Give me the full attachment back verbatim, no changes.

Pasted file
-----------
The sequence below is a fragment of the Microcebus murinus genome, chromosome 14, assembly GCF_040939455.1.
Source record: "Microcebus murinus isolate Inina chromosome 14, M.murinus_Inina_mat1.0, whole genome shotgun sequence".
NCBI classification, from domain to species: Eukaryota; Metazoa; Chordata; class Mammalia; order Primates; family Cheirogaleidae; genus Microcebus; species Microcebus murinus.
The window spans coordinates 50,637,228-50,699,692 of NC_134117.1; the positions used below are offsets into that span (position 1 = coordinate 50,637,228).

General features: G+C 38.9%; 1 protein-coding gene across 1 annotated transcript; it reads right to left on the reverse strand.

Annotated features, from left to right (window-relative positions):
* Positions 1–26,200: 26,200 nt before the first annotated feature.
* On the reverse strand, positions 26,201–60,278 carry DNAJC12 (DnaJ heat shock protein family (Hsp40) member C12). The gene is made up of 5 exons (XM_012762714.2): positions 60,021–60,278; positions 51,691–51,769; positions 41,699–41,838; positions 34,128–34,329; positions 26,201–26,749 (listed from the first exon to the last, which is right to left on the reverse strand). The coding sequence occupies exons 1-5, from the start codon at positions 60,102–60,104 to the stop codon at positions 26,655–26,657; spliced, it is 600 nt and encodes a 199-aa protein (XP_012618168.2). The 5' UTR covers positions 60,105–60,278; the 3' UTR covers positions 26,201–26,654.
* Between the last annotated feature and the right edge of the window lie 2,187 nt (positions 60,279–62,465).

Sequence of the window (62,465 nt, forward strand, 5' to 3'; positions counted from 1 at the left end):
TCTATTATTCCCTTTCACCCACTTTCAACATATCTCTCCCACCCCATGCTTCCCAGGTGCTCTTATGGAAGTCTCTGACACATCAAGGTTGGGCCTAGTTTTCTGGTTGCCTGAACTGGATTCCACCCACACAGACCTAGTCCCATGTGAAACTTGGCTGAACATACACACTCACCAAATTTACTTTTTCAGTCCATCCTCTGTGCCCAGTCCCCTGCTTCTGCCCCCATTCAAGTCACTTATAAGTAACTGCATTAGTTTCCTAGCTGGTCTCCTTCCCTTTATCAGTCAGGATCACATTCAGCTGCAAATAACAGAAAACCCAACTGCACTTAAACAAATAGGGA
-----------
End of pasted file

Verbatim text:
The sequence below is a fragment of the Microcebus murinus genome, chromosome 14, assembly GCF_040939455.1.
Source record: "Microcebus murinus isolate Inina chromosome 14, M.murinus_Inina_mat1.0, whole genome shotgun sequence".
NCBI classification, from domain to species: Eukaryota; Metazoa; Chordata; class Mammalia; order Primates; family Cheirogaleidae; genus Microcebus; species Microcebus murinus.
The window spans coordinates 50,637,228-50,699,692 of NC_134117.1; the positions used below are offsets into that span (position 1 = coordinate 50,637,228).

General features: G+C 38.9%; 1 protein-coding gene across 1 annotated transcript; it reads right to left on the reverse strand.

Annotated features, from left to right (window-relative positions):
* Positions 1–26,200: 26,200 nt before the first annotated feature.
* On the reverse strand, positions 26,201–60,278 carry DNAJC12 (DnaJ heat shock protein family (Hsp40) member C12). The gene is made up of 5 exons (XM_012762714.2): positions 60,021–60,278; positions 51,691–51,769; positions 41,699–41,838; positions 34,128–34,329; positions 26,201–26,749 (listed from the first exon to the last, which is right to left on the reverse strand). The coding sequence occupies exons 1-5, from the start codon at positions 60,102–60,104 to the stop codon at positions 26,655–26,657; spliced, it is 600 nt and encodes a 199-aa protein (XP_012618168.2). The 5' UTR covers positions 60,105–60,278; the 3' UTR covers positions 26,201–26,654.
* Between the last annotated feature and the right edge of the window lie 2,187 nt (positions 60,279–62,465).

Sequence of the window (62,465 nt, forward strand, 5' to 3'; positions counted from 1 at the left end):
TCTATTATTCCCTTTCACCCACTTTCAACATATCTCTCCCACCCCATGCTTCCCAGGTGCTCTTATGGAAGTCTCTGACACATCAAGGTTGGGCCTAGTTTTCTGGTTGCCTGAACTGGATTCCACCCACACAGACCTAGTCCCATGTGAAACTTGGCTGAACATACACACTCACCAAATTTACTTTTTCAGTCCATCCTCTGTGCCCAGTCCCCTGCTTCTGCCCCCATTCAAGTCACTTATAAGTAACTGCATTAGTTTCCTAGCTGGTCTCCTTCCCTTTATCAGTCAGGATCACATTCAGCTGCAAATAACAGAAAACCCAACTGCACTTAAACAAATAGGGA